Thursday, May 1, 2008

Worth a Look, Painting as a Pastime


Every now and then I stumble onto a piece of writing that does more than simply inform or entertain; it speaks directly, in agreeable language, to my own interests. This is certainly the case with the slender book Painting as a Pastime, by Winston Churchill.

I was fourteen when Churchill died in 1965, and aside from President Kennedy's assassination, Churchill's death was one of the first in my life that made a big impression. My parents and grandparents, who admired the man from his role in British politics and World War II, talked at length about his character, his military and political accomplishments. But I don't remember them ever mentioning his love of painting, and his artistic side didn't make it into my history lessons.

I came to reading
Painting as a Pastime when I mentioned John Ruskin's book The Elements of Drawing, to an artist friend. She recommended Churchill's extended essay, so I ordered in inter-library loan from our excellent Hedberg Library. It's short, only 25 pages of text, and my edition has 18 color plates of his oil paintings in the back. I'm not an art critic. I have no qualifications to decide if Churchill's work would stand the test of time if he weren't a former Prime Minister. That said, I think his paintings are charming, full of life and color, and reflective of what he loved, landscapes, florals, and his beautiful home, Chartwell. What I will remember longer is his joyous voice, speaking to me in 2008 from 1921, when he wrote his essay on the power of painting to refresh and mind and soul.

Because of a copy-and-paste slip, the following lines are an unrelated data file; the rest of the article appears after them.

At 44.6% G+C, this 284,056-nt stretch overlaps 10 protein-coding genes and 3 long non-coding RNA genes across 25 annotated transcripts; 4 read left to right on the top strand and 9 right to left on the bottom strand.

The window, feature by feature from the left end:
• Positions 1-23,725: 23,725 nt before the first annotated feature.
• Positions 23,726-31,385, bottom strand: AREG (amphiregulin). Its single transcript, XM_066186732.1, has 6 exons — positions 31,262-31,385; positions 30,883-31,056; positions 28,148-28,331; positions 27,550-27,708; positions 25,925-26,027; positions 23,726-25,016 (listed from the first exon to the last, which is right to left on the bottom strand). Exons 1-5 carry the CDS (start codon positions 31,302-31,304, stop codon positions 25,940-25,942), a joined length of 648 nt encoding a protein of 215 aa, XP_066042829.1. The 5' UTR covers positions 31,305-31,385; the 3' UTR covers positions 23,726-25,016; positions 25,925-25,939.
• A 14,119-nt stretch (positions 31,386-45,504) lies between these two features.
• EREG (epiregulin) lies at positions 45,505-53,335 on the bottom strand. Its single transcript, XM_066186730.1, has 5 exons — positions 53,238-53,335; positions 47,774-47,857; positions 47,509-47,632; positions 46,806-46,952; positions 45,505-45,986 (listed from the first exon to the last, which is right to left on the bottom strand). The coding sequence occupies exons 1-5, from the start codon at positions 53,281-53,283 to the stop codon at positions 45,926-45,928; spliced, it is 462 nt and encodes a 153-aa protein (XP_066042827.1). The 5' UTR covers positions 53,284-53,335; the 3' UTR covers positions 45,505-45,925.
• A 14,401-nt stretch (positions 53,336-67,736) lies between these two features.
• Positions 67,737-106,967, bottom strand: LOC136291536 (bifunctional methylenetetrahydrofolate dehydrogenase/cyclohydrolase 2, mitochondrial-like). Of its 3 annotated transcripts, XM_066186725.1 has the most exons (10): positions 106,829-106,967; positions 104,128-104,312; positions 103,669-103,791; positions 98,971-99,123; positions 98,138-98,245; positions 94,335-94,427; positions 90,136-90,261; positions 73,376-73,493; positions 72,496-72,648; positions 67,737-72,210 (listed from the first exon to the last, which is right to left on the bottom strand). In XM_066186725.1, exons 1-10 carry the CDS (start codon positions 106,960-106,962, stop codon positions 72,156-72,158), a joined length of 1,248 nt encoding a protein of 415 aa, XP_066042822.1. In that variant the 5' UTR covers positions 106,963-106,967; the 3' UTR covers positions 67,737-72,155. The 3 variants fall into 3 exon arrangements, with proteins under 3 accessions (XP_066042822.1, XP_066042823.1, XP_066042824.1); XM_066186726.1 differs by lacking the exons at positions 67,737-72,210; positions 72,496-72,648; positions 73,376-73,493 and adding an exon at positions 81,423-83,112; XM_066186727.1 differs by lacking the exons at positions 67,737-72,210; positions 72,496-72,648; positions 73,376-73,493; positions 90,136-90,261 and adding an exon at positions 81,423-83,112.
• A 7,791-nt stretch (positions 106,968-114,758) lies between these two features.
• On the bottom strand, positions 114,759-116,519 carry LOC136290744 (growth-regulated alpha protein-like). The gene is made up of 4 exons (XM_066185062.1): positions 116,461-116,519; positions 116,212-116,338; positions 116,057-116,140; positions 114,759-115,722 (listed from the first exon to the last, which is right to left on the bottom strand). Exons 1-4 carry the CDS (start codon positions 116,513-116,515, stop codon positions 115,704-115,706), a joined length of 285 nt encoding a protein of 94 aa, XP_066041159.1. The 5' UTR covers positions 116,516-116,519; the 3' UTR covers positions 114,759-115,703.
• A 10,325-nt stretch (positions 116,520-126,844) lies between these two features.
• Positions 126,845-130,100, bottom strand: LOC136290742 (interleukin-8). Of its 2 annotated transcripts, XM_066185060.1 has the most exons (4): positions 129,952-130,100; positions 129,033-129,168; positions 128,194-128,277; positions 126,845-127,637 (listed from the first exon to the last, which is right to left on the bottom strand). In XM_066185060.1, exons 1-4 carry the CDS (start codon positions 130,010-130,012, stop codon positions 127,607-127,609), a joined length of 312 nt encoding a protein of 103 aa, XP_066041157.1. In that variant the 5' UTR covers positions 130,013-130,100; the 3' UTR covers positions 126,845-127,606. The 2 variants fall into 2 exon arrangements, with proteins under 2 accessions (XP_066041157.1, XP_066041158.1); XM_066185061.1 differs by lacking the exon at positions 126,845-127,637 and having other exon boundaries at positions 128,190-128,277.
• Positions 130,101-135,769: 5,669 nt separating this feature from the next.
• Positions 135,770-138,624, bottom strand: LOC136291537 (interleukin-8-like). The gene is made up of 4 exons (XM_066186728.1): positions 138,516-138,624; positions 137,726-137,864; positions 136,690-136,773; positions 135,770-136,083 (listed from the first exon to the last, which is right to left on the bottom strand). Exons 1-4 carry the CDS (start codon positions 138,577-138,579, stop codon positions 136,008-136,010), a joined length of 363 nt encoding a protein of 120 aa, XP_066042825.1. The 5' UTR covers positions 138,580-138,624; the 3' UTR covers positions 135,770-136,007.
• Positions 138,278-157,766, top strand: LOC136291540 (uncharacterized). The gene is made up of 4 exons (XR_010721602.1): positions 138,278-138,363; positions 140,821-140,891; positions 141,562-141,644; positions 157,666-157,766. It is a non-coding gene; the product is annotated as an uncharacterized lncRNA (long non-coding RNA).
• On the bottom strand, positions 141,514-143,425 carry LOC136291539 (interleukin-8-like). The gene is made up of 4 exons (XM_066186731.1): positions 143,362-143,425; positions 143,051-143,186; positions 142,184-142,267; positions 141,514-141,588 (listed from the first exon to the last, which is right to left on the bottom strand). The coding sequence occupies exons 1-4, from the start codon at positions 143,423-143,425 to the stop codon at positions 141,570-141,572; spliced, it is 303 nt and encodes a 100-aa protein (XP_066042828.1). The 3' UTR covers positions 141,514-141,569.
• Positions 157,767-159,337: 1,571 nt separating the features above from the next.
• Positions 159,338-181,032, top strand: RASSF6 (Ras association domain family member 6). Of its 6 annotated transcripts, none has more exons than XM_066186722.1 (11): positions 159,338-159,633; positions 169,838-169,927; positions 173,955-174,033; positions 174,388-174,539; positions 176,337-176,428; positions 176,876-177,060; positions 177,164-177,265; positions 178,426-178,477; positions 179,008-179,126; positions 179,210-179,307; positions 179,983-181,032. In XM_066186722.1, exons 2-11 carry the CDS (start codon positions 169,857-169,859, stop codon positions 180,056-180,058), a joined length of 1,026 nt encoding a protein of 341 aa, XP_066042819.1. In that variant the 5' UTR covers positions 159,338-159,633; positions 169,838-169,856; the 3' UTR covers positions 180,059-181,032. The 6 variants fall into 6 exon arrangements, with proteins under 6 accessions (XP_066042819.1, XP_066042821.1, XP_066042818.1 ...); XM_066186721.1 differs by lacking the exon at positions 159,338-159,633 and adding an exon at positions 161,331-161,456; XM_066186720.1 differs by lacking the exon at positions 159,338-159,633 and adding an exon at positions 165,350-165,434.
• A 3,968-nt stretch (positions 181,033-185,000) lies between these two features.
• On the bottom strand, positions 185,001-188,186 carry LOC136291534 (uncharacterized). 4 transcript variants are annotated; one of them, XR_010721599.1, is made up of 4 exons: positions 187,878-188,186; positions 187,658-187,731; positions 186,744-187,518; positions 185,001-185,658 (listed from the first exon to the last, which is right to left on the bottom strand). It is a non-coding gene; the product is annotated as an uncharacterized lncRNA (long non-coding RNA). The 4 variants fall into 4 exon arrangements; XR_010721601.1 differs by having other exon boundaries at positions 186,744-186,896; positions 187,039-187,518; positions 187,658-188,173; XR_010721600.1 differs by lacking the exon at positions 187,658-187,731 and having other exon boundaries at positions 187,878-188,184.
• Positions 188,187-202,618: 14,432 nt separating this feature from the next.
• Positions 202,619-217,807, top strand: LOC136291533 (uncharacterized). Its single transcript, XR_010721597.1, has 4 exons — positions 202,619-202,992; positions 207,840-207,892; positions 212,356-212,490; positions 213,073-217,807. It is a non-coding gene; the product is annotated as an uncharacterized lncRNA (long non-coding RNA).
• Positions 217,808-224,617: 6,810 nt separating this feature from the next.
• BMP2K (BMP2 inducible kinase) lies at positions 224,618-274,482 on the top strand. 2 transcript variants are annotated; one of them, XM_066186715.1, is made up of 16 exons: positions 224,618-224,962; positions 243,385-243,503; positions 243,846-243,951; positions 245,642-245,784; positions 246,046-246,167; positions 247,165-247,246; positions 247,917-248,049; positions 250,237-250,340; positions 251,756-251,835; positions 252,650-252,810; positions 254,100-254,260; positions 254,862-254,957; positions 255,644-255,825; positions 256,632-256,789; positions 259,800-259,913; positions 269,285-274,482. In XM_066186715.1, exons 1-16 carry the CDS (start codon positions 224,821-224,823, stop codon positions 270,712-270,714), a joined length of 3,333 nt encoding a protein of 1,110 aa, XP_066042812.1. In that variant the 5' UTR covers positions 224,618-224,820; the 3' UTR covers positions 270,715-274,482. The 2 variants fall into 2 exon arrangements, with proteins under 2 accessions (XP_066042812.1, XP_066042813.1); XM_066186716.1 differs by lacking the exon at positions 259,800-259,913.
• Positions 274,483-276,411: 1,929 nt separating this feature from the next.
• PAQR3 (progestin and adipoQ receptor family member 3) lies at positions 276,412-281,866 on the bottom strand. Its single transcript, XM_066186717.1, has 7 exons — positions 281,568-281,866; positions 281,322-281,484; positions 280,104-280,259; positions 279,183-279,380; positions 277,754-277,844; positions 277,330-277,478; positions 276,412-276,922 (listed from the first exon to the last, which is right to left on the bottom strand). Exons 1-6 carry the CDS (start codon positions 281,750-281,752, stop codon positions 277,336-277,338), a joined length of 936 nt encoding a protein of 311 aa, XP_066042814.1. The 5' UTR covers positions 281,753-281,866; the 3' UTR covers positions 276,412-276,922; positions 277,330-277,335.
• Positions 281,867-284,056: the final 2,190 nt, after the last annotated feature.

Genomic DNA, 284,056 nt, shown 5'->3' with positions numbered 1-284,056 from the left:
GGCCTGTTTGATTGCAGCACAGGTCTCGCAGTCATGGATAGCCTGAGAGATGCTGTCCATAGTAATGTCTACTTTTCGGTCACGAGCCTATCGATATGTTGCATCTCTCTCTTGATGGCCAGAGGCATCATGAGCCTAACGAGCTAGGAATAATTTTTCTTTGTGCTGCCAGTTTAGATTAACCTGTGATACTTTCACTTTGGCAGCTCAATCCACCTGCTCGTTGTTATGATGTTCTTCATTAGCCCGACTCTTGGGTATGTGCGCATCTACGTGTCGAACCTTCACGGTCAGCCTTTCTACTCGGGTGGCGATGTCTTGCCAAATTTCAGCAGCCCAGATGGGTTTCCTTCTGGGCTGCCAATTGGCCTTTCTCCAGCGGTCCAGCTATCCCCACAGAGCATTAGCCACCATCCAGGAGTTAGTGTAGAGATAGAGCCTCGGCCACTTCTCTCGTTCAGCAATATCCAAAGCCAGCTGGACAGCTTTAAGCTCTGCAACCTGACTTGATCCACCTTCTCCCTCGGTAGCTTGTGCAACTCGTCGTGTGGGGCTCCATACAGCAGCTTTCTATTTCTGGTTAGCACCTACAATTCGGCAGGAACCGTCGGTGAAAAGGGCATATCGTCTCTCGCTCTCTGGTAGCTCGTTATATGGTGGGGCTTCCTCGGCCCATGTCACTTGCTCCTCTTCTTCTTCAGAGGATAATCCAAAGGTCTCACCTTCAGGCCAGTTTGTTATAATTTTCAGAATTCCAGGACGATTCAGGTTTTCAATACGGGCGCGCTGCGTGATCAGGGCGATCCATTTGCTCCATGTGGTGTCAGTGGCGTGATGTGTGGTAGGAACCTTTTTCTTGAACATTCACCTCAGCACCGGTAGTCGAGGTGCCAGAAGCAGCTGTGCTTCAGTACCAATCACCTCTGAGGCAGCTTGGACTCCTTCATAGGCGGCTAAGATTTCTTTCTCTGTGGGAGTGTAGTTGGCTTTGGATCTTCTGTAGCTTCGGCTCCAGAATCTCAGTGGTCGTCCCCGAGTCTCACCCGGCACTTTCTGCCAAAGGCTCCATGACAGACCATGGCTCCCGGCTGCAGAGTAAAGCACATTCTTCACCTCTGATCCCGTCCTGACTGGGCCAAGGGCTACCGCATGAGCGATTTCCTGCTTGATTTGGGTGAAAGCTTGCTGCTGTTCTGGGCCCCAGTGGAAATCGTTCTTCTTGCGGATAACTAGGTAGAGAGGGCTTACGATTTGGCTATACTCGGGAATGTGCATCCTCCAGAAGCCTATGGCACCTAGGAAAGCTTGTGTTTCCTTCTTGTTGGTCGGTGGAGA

Here are a few representative passages which I hope inspire to read the essay in its entirety.

"Many remedies are suggested for the avoidance of worry and mental overstrain by persons who, over prolonged periods, have to bear exceptional responsibilities and discharge duties on a very large scale. Some advise exercise, others repose. Some counsel travel and others retreat... But the element which is constant and common in all of them is Change."

"The cultivation of a hobby and new forms of interest is therefore a policy of first importance to a public man. But this is not a business that can be undertaken in a day or swiftly improvised by a command of will. The growth of alternate mental interests is a long process. The seeds must be carefully chosen; they must fall on good ground; they must be sedulously tended, if the vivifying fruits are to be at hand when needed."

"Broadly speaking, human beings may be divided into three classes: those who are toiled to death, those who are worried to death, and those who are bored to death."